On April 25, the Supreme Court heard oral argument in Stenberg v. Carhart, a case which will decide the constitutionality of a Nebraska statute banning partial birth abortions (sometimes referred to as D&X abortions). Donald B. Stenberg, the Attorney General of Nebraska, noted in argument that 30 states have voted to ban the procedure, and that Nebraska's ban passed unanimously save for a single dissenting vote. States have a legitimate interest, he asserted, in drawing a bright line between infanticide and abortion.
Oral argument at the Supreme Court is usually peppered with questions from the Justices. Though questions from the bench are not necessarily a sign of how the Justices will vote in a particular case, they can sometimes signal areas of concern to a Justice.
One issue in the case is whether the statute only bans D&X ("partial-birth") abortions or other types of abortion, such as D&Es (dismemberment abortions). Justice O'Connor, who along with Justice Kennedy is widely viewed as a swing vote in this case, said from the bench that she found it difficult to read the Nebraska statute and be certain that it excluded D&Es. They are both gruesome, she added. Mr. Stenberg replied that the statute only bans D&Xs, a position that reflected his opinion as chief law enforcement officer of Nebraska. Did the Attorney General issue a formal opinion to that effect, Justice Kennedy inquired? No, Mr. Stenberg replied, but no one asked for an opinion, and the position Nebraska took in this litigation is shared by other states with respect to their statutes.
Was there any testimony that the health of a woman might require a D&X rather than a D&E abortion, Justice O'Connor asked? The American Medical Association and American College of Obstetricians and Gynecologists, Mr. Stenberg answered, were unable to identify a single circumstance in which a D&X abortion would be the only procedure available.
Justice Ginsberg took issue with the scope of the law, saying Nebraska could have expressly banned only "D&X." Mr. Stenberg noted in rebuttal that there were differences in terminology at the time the law was passed, leaving the legislature to try to describe it.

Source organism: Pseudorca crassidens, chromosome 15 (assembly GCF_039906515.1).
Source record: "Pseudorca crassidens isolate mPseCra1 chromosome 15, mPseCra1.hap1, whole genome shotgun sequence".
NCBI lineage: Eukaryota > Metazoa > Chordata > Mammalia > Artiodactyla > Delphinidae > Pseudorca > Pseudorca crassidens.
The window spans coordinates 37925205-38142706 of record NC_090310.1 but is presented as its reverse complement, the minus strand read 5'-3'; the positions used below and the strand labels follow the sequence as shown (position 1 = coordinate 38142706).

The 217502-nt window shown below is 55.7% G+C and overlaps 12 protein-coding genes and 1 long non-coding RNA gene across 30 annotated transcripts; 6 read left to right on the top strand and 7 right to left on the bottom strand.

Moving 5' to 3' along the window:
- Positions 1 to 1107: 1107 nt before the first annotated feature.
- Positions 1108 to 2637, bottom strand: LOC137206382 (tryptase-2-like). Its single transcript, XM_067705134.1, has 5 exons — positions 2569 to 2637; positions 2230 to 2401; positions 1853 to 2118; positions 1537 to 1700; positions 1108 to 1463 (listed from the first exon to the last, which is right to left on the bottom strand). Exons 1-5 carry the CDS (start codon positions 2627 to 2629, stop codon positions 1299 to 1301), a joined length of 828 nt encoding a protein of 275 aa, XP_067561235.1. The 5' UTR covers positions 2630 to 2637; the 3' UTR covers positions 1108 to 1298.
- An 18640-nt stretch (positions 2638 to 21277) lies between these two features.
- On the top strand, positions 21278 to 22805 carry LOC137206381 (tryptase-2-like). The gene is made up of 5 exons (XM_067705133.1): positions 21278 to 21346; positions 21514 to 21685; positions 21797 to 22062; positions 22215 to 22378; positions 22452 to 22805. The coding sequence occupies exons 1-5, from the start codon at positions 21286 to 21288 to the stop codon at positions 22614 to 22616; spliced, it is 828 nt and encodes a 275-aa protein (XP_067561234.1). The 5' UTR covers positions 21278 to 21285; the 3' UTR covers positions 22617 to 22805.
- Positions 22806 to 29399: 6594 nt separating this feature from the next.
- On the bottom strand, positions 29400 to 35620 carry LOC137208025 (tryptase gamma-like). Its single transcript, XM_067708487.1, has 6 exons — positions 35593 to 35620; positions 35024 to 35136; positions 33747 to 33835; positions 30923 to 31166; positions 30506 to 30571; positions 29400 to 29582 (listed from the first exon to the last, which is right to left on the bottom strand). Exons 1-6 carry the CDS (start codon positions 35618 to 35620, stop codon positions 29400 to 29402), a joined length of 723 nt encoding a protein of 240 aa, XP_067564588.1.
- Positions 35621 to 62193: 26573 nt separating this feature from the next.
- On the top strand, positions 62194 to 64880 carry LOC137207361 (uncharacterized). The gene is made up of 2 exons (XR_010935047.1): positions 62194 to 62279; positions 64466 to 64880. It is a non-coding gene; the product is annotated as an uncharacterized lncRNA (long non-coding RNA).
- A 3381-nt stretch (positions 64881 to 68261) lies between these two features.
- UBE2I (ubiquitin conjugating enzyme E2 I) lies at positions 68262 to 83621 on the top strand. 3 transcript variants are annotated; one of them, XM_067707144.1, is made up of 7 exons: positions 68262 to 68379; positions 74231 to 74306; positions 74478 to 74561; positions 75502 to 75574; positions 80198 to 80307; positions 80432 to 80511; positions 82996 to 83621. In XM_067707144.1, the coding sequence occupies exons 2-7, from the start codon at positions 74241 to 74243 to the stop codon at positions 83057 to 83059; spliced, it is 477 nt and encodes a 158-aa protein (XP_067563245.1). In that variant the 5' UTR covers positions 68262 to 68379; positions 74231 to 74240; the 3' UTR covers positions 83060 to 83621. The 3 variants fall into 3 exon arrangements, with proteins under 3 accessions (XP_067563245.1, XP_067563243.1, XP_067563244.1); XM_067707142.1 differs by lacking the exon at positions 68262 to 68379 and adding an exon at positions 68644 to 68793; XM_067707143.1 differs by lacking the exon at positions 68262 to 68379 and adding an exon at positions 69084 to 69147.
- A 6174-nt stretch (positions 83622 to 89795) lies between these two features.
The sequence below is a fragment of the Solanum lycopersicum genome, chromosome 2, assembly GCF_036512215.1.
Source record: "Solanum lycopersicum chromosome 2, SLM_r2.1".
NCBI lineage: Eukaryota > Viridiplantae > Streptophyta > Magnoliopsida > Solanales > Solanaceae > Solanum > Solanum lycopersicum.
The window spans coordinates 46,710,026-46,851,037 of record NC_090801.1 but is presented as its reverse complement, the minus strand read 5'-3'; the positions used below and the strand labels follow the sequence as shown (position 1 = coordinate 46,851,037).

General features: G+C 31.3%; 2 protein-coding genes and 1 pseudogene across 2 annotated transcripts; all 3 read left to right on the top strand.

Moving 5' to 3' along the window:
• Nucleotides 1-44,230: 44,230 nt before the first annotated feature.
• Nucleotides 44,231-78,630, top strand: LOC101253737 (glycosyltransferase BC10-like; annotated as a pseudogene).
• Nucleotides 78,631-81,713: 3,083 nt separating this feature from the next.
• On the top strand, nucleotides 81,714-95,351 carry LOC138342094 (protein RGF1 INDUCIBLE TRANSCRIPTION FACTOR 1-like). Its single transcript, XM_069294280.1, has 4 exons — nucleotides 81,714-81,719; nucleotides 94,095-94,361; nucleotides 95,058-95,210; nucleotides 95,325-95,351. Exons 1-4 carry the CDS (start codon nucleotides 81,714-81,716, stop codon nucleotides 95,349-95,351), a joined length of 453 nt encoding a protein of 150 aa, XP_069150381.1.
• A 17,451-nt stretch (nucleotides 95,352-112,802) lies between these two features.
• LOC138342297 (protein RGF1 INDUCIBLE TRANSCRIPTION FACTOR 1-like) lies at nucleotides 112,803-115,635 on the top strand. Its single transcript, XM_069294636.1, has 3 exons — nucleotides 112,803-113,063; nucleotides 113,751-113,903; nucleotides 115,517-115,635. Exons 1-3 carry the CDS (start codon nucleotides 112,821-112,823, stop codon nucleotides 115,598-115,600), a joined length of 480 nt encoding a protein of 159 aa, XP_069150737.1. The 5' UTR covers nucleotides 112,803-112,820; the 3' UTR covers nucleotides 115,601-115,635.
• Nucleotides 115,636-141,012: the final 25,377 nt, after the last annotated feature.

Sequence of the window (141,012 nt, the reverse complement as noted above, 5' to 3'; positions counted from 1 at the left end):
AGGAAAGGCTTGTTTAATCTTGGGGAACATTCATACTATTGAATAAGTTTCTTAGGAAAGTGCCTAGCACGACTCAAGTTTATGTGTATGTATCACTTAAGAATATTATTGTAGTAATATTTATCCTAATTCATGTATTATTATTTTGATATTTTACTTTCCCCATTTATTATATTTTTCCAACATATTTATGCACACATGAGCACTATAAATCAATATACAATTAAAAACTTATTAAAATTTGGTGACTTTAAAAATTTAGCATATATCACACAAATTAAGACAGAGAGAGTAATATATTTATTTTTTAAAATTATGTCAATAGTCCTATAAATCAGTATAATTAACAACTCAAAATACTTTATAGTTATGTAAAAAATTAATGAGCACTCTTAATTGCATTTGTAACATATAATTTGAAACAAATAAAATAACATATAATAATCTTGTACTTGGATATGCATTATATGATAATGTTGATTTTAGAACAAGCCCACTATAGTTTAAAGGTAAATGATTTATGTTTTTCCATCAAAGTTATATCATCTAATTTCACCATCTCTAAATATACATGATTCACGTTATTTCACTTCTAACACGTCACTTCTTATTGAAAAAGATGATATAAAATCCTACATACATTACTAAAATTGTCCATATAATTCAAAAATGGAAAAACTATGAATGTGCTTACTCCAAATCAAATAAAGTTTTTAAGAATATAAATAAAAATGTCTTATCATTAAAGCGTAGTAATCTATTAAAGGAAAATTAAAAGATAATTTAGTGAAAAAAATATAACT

Justice Breyer said that medical opinion, as reflected in various amicus briefs, appeared to be divided. What is the Court to do when doctors don't agree among themselves, he asked? In those circumstances, Mr. Stenberg replied, the Court should defer to the judgment of the legislature. Few doctors perform D&X abortions, he added, so it is difficult to conclude that a woman's health requires it. Even the doctor who filed suit against the Nebraska ban performs very few D&X abortions.
During Mr. Heller's argument, Justice Kennedy asked whether there are not objective standards that the medical profession as a whole can adopt. Mr. Heller agreed, but claimed that a D&X abortion is in some circumstances the most appropriate procedure in a particular case. (He did not say exactly what sort of case that would be. The findings in the U.S. District Court were favorable to him and he drew on them repeatedly when pressed.)
Doesn't the state have an interest in preventing society from descending into the degree of callousness exhibited by ancient societies that permitted infanticide, Justice Scalia asked? Doesn't
it have an interest in stopping the horror of seeing a live human creature dismembered outside the womb, he asked? Mr. Heller agreed that states have an interest in preventing infanticide, but claimed that interest is already furthered under Nebraska's homicide statute. Ironically Mr. Heller added that comparisons with infanticide could be drawn with respect to any abortion, suggesting that if prevention of infanticide were a sufficient interest to allow states to ban D&X abortions, then states could ban all abortions--a proposition the Court so far has not accepted.
A decision is expected before the end of June.
(The foregoing synopsis was prepared by Michael Moses, Office of NCCB/ USCC General Counsel.)